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Students can get a jumpstart with Summer 2020 Courses. Offerings include design, architecture, photography, drawing, making, design thinking, historic preservation, real estate, and social innovation and social entrepreneurship. View the Tulane School of Architecture Summer 2020 Course Offerings.

Continue to check the TuSA COVID-19 FAQ page, and the Tulane Return to Campus website for updates.


Tulane School of Architecture named one of nation’s best

By: Barri Bronston

The Tulane School of Architecture is being honored as one of the best architecture programs in the United States.

In its annual ranking of accredited undergraduate programs, DesignIntelligence Quarterly ranked Tulane’s architecture school as the nation’s 14th best, and Dean Ken Schwartz as one of the 25 Most Admired Educators for 2016-17.

Each year, the publication conducts the America’s Best Architecture & Design Schools survey, which ranks undergraduate and graduate programs from the perspective of professionals who hire and supervise graduates of architecture, landscape architecture and interior design programs.

“There are many fine architecture programs across the United States, but there are very few that combine the strong traditions of architectural design with public service and civic engagement.” 

Tulane School of Architecture Dean Ken Schwartz

The ranking is among the most prestigious in the design professions, and this is the first time Tulane’s undergraduate program has made the list.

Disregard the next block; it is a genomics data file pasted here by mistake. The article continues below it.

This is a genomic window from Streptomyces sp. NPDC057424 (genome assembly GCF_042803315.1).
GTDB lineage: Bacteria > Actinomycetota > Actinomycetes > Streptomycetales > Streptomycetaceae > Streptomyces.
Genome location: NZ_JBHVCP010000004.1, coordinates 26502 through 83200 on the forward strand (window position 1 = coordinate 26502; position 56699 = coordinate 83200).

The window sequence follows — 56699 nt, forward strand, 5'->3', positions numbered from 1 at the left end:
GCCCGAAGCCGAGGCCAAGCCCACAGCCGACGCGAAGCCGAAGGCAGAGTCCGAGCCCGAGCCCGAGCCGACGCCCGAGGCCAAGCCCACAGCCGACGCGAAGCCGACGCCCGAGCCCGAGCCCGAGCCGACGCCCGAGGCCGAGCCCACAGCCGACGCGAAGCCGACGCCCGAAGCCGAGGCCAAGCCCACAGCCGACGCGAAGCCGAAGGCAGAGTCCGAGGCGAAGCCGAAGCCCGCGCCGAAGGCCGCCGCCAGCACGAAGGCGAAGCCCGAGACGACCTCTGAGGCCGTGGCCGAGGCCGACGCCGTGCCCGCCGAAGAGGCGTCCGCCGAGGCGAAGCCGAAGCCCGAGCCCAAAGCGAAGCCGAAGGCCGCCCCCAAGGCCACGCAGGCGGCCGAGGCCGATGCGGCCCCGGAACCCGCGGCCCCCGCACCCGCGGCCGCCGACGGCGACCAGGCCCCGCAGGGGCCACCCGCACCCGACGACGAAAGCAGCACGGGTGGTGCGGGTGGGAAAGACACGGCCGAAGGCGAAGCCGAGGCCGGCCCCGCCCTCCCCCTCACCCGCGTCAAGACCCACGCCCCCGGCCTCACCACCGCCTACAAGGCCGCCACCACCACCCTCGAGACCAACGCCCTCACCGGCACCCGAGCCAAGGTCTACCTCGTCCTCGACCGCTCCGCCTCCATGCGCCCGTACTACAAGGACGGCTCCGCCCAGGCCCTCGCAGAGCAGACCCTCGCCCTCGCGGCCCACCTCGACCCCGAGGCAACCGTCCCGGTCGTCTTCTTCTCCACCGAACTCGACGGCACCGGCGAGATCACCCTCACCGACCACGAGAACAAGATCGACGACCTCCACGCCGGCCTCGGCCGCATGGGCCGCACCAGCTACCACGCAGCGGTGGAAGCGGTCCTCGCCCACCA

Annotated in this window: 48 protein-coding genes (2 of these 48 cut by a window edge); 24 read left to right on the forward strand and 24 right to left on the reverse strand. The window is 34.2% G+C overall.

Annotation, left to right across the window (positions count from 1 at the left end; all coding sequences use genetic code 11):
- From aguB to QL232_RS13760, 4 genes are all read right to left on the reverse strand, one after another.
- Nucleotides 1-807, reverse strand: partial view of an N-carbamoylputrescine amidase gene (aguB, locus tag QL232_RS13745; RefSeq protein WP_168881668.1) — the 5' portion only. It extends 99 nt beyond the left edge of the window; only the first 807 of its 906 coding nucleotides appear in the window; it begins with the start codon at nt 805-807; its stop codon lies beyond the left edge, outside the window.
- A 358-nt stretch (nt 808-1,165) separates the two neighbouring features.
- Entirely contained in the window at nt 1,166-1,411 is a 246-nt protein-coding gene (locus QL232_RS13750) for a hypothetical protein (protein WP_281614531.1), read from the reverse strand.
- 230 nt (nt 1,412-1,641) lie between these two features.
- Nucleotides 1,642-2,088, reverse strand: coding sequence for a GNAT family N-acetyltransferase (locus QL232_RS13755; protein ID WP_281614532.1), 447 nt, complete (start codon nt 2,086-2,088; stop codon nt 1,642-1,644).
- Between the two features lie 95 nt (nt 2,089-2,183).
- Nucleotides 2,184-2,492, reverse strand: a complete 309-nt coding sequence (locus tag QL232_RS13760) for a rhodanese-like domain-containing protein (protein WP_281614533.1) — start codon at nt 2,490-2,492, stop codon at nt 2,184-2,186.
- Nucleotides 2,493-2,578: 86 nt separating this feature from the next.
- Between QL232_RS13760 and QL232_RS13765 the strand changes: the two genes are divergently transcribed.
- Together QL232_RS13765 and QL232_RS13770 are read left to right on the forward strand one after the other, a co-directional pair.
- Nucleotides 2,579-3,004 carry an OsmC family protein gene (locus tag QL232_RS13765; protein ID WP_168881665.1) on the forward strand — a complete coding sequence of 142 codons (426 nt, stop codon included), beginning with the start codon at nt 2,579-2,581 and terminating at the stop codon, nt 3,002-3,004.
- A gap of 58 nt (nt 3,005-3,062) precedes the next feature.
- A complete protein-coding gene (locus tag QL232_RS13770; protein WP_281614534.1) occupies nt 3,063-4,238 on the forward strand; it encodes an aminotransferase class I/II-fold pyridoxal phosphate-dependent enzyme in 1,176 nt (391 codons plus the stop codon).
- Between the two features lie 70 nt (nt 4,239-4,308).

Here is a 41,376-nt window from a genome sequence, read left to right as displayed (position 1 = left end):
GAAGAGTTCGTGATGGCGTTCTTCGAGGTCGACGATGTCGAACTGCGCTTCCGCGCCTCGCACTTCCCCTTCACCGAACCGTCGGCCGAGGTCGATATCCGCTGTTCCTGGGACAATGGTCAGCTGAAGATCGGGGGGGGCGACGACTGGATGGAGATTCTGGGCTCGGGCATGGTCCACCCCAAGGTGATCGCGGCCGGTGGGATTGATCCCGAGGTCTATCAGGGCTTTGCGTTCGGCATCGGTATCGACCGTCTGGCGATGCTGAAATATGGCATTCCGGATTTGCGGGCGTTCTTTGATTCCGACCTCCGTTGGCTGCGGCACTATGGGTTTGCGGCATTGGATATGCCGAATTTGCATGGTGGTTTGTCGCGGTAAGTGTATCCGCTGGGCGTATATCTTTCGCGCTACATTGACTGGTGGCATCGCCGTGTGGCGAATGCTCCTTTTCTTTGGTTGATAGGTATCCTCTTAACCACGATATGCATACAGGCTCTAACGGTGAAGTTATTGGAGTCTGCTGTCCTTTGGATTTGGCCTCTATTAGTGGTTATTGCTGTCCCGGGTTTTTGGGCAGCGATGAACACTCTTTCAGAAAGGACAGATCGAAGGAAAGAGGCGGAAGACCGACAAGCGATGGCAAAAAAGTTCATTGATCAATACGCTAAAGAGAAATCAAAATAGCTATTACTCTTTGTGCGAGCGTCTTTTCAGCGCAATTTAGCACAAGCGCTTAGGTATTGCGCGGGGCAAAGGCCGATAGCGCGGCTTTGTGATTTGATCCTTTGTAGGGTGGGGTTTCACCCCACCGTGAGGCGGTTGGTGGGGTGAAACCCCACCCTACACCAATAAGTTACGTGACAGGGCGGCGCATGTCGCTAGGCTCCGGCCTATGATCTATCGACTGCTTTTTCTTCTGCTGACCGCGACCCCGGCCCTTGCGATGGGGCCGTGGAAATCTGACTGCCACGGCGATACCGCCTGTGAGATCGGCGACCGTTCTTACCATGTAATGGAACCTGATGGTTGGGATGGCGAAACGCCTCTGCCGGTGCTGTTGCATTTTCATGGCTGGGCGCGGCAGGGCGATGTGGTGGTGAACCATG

“This is a historic event for our school and a positive reflection of the continued increase in national recognition for design excellence among our students and faculty,” Schwartz said. “There are many fine architecture programs across the United States, but there are very few that combine the strong traditions of architectural design with public service and civic engagement.”

The Tulane School of Architecture promotes excellence and innovation in architecture, landscape urbanism, preservation and urban and environmental design and development. Among its award-winning programs is the Albert and Tina Small City Center, which works in partnerships with community-based organizations across New Orleans, providing high-quality design assistance for groups traditionally underserved by the design profession.

DesignIntelligence ranked Tulane 14th in response to the question: “In your firm’s hiring experience in the past five years, which schools are best preparing students for a future in the profession and designing a sustainable future?” Hiring professionals were also asked a variety of other questions about their experience with educational institutions.